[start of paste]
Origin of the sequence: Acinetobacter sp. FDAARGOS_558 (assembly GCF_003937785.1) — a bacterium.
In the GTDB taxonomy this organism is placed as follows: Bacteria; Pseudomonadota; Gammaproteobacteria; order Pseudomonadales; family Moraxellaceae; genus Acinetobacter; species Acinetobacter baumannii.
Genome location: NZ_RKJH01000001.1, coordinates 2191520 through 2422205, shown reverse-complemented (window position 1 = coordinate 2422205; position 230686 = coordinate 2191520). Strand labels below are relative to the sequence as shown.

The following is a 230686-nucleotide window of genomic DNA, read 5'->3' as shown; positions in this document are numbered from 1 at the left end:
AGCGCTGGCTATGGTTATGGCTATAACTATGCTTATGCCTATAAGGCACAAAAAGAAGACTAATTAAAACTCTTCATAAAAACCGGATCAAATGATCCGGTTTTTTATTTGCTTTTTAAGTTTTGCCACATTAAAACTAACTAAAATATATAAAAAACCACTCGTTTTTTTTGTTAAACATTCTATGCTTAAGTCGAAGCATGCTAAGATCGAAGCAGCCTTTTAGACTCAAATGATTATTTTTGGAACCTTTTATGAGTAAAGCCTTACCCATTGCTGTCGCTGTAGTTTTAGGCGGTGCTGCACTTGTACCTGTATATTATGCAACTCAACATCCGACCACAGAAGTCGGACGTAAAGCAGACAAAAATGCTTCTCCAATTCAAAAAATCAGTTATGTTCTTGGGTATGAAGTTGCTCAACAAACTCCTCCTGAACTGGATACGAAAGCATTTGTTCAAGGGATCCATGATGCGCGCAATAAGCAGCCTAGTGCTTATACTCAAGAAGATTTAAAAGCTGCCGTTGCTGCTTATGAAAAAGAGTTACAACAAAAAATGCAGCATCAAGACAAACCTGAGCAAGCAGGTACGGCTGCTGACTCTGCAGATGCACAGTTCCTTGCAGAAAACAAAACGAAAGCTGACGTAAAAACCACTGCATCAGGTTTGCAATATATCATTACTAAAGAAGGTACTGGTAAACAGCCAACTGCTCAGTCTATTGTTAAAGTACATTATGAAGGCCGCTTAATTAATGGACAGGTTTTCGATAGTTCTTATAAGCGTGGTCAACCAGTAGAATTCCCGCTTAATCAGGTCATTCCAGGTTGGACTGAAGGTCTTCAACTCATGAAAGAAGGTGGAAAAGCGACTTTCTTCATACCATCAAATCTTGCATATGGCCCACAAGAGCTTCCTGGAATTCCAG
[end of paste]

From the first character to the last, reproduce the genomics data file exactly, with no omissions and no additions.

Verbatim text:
Origin of the sequence: Acinetobacter sp. FDAARGOS_558 (assembly GCF_003937785.1) — a bacterium.
In the GTDB taxonomy this organism is placed as follows: Bacteria; Pseudomonadota; Gammaproteobacteria; order Pseudomonadales; family Moraxellaceae; genus Acinetobacter; species Acinetobacter baumannii.
Genome location: NZ_RKJH01000001.1, coordinates 2191520 through 2422205, shown reverse-complemented (window position 1 = coordinate 2422205; position 230686 = coordinate 2191520). Strand labels below are relative to the sequence as shown.

The following is a 230686-nucleotide window of genomic DNA, read 5'->3' as shown; positions in this document are numbered from 1 at the left end:
AGCGCTGGCTATGGTTATGGCTATAACTATGCTTATGCCTATAAGGCACAAAAAGAAGACTAATTAAAACTCTTCATAAAAACCGGATCAAATGATCCGGTTTTTTATTTGCTTTTTAAGTTTTGCCACATTAAAACTAACTAAAATATATAAAAAACCACTCGTTTTTTTTGTTAAACATTCTATGCTTAAGTCGAAGCATGCTAAGATCGAAGCAGCCTTTTAGACTCAAATGATTATTTTTGGAACCTTTTATGAGTAAAGCCTTACCCATTGCTGTCGCTGTAGTTTTAGGCGGTGCTGCACTTGTACCTGTATATTATGCAACTCAACATCCGACCACAGAAGTCGGACGTAAAGCAGACAAAAATGCTTCTCCAATTCAAAAAATCAGTTATGTTCTTGGGTATGAAGTTGCTCAACAAACTCCTCCTGAACTGGATACGAAAGCATTTGTTCAAGGGATCCATGATGCGCGCAATAAGCAGCCTAGTGCTTATACTCAAGAAGATTTAAAAGCTGCCGTTGCTGCTTATGAAAAAGAGTTACAACAAAAAATGCAGCATCAAGACAAACCTGAGCAAGCAGGTACGGCTGCTGACTCTGCAGATGCACAGTTCCTTGCAGAAAACAAAACGAAAGCTGACGTAAAAACCACTGCATCAGGTTTGCAATATATCATTACTAAAGAAGGTACTGGTAAACAGCCAACTGCTCAGTCTATTGTTAAAGTACATTATGAAGGCCGCTTAATTAATGGACAGGTTTTCGATAGTTCTTATAAGCGTGGTCAACCAGTAGAATTCCCGCTTAATCAGGTCATTCCAGGTTGGACTGAAGGTCTTCAACTCATGAAAGAAGGTGGAAAAGCGACTTTCTTCATACCATCAAATCTTGCATATGGCCCACAAGAGCTTCCTGGAATTCCAG